This Sony AIBO is a robotic pet, now twenty-two years old. Produced at the turn of the millennium, in 2001, it was at the forefront of consumer electronic technology with features such as AI learning, computer vision, owners’ voice recognition, and even Wi-Fi connectivity. Designed to develop an individual character based on its environment and the way the owner raises their AIBO, each robot pet grows to have a unique personality and a unique set of memories.
AIBO’s lifelike movements and playful personality, combined with its advanced artificial intelligence and robotics technology, create a sense of connection and empathy that is rare in other machines. For many people, AIBO is more than just a pet or a machine; it is a companion that they can interact with and care for on an emotional level. When AIBOs are retired or stop functioning, many owners experience feelings of loss and sadness, for they have lost a beloved pet.
Sony stopped producing and supporting the original AIBO series in 2006. The limited amount of custom proprietary hardware and software formats produced until then is running out, spare parts are hard to find, and repairing the little pets is increasingly difficult as time goes on. Their unique personalities are copy-protected and encoded on particular pink memory sticks, specifically manufactured for use in robot pets. But with fewer and fewer functioning bodies the original AIBO is a dying breed.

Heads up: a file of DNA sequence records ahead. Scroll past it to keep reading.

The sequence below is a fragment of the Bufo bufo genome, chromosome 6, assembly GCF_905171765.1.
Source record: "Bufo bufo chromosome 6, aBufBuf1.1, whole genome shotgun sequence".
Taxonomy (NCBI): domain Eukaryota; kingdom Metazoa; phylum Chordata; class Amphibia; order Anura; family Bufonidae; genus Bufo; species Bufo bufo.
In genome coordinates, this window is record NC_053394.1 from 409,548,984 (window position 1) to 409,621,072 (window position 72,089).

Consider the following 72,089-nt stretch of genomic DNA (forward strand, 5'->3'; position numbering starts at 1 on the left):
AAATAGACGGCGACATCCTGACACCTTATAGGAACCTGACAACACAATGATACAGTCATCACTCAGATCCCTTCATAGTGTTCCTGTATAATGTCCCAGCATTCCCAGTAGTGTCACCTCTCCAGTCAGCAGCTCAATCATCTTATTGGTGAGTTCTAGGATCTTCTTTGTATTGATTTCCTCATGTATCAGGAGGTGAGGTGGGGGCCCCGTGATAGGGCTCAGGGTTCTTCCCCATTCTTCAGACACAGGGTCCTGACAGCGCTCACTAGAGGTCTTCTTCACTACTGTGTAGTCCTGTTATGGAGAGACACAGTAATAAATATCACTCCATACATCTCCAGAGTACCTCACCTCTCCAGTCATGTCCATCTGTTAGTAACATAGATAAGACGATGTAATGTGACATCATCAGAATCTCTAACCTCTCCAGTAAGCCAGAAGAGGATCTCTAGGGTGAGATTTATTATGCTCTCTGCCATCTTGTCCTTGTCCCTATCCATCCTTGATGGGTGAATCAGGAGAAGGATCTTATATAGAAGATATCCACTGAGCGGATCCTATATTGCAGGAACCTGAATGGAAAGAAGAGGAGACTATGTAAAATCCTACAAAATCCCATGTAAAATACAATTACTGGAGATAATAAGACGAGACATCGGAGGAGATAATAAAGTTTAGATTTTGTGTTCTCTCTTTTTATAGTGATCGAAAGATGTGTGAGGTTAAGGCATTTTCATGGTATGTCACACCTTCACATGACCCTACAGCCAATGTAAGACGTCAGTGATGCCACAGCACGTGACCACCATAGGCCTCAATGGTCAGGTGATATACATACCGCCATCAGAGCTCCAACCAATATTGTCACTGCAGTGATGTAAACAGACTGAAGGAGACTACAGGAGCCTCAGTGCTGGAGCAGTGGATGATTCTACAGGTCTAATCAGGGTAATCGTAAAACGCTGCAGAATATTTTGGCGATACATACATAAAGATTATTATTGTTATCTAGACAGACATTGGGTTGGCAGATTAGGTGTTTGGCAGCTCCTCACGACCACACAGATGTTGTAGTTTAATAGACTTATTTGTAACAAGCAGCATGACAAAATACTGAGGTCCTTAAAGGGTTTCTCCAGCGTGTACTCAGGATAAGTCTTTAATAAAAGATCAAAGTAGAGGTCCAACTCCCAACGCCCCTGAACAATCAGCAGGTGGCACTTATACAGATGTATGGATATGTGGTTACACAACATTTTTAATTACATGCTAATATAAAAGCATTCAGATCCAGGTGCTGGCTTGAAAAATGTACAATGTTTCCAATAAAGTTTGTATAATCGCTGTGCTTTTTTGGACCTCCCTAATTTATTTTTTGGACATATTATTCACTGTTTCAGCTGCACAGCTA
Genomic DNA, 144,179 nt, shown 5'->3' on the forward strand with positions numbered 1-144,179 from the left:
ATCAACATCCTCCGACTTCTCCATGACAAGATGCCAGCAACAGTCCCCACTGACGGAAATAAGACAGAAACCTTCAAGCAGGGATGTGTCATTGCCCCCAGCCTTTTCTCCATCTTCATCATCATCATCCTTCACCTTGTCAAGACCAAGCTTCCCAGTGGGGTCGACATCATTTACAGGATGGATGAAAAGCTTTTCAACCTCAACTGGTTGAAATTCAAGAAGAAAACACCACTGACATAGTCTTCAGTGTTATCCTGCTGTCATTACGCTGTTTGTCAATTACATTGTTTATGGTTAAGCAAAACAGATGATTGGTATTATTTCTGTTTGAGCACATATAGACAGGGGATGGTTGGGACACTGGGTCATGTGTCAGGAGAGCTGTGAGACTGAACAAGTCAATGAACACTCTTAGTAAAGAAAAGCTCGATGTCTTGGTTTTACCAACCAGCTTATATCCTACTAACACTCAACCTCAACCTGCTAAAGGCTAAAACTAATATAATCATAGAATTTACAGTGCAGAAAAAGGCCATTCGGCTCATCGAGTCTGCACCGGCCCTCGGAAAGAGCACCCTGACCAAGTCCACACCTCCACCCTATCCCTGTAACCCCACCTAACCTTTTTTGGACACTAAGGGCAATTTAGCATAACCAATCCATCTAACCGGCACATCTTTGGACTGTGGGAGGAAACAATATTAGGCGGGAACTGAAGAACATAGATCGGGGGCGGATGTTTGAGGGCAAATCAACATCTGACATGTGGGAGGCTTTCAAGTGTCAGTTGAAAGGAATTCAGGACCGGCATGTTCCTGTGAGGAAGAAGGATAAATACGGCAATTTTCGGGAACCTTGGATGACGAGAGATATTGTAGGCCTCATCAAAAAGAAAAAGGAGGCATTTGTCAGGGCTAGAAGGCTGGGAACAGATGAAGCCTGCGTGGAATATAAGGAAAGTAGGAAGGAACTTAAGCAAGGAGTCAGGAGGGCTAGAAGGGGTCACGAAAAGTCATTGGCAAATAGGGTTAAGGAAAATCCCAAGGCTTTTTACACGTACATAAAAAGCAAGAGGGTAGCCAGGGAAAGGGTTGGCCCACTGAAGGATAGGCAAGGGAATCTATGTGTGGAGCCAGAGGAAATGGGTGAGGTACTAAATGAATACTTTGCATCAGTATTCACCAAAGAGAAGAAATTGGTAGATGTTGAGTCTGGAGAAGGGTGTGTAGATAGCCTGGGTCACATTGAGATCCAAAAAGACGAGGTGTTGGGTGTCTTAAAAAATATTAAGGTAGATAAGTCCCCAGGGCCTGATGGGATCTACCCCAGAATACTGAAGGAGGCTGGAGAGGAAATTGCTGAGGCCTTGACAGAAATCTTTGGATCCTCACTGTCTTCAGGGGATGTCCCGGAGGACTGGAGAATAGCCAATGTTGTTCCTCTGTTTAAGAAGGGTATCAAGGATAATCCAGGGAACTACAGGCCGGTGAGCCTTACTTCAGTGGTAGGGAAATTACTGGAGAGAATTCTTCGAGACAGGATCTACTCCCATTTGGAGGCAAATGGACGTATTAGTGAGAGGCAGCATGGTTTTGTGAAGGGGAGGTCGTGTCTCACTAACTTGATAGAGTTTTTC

AIBO sits in the Wunderkammer Naturalia, not as an imitation of nature, but as a receiver of empathy. Drawing from the science-fiction tradition of blurring ethical lines between human and android; real life and artificial life; replicants, robots, and uploaded consciousness, the dead-battery puppy eyes gaze out of the window. They ask, what kind of emotional connections do you have with technology? What connections do you have with other life? Artificial or not?
Flaviu Rogojan, based in Cluj, Romania, is a multi-disciplinary artist and curator. He explores the complex and intertwined nature of our online and offline lives through his work, drawing on influences from science, technology, video games, and Internet culture. In his practice, he merges obscure information and with conceptual art techniques to craft fictions and commentaries on current political issues. Mixing obscure factoids and geeky tales with inspiration from conceptual art strategies, his projects weave together fictions and narratives in conversation with current political issues.